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U.S. To Continue Rights Sanctions Against Iran, Regardless Of Nuclear Deal

  • RFE/RL

Officials prepare the gallows for an execution in the northern city of Nowshahr on April 15, 2014. Iran is the world's second-worst practitioner of capital punishment.

Officials prepare the gallows for an execution in the northern city of Nowshahr on April 15, 2014. Iran is the world's second-worst practitioner of capital punishment.

The U.S. State Department says sanctions imposed against Iran in response to its violations of human rights will remain in place regardless of any nuclear deal brokered by Tehran and six world powers.

Tom Malinowski, the U.S. assistant secretary of state for democracy, human rights, and labor, made the announcement on June 25 in Washington during the presentation of the State Department’s 2014 Country Reports on Human Rights Practices.

Malinowski, the leading author of the report on the global human rights situation, said “regardless of the outcome of the Iran [nuclear] talks, we are going to continue to stand up for human rights in Iran. If any sanctions are lifted as a result of a nuclear deal, the human rights sanctions will remain in place.”

Malinowski said Washington has not seen any “meaningful improvement” in the human rights situation during 2014 compared to previous years.

WATCH: Tom Malinowski, the U.S. assistant secretary of state for democracy, human rights, and labor, says there has been no improvement in human rights in Iran:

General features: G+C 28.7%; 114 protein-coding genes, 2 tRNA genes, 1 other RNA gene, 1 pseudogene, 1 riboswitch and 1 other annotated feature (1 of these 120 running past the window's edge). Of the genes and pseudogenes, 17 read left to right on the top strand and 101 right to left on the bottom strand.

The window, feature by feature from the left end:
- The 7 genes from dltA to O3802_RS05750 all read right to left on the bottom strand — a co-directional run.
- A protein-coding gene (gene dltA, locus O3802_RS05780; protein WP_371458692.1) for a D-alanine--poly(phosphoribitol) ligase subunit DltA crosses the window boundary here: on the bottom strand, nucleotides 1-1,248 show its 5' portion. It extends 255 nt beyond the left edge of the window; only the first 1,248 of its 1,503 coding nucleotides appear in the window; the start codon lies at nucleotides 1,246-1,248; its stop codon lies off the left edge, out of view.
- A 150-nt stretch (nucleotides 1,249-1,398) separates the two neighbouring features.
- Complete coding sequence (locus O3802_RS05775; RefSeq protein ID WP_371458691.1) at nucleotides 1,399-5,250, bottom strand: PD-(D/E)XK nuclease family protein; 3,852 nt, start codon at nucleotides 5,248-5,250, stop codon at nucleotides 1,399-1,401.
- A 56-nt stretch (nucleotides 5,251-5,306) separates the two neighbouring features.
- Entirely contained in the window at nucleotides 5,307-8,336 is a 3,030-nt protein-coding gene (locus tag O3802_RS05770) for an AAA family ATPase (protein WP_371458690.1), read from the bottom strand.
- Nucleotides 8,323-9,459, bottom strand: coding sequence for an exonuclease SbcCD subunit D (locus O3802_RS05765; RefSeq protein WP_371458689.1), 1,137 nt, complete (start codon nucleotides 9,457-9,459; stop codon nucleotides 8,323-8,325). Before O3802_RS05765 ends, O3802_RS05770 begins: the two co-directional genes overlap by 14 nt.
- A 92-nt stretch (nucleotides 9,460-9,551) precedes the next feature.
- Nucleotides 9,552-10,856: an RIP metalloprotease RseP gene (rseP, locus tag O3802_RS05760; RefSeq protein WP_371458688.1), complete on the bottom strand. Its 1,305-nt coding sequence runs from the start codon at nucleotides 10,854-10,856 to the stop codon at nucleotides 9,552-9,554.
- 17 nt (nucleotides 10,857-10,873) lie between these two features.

He said the concerns that Washington has about Iran’s poor rights record includes “widespread reports of torture, political imprisonment, repression against ethnic and religious minority communities, [and] government harassment of journalists, bloggers, activists.”

The State Department’s annual human rights report says: "Iran continued to severely restrict civil liberties, including the freedoms of assembly, speech, religion, and press, and to execute citizens at the second highest rate in the world."

It criticized the way Iranian courts continue to conduct trials that lead to executions, saying that its legal proceedings “frequently didn’t respect Iran’s own constitutional guarantee to due process or international legal norms.”

The report says other reported human rights problems in Iran during 2014 included “disappearances; cruel, inhuman, or degrading treatment or punishment, including judicially sanctioned amputation and flogging; politically motivated violence and repression; harsh prison conditions that led to deaths in custody; and arbitrary arrests with lengthy pretrial detention.”

It also noted severe restrictions on academic freedom, the freedoms of assembly and association, some restrictions on freedom of movement, official corruption, and a lack of government transparency.

It says Iran placed constraints on investigations by international and nongovernmental organizations into alleged violations of human rights.

It also noted legal and societal discrimination and violence against women, and against lesbian, gay, bisexual, and transgender persons based on perceived sexual orientation and gender identity.

It also documented cases of incitement to anti-Semitism; human trafficking; and severe restrictions on the exercise of labor rights.

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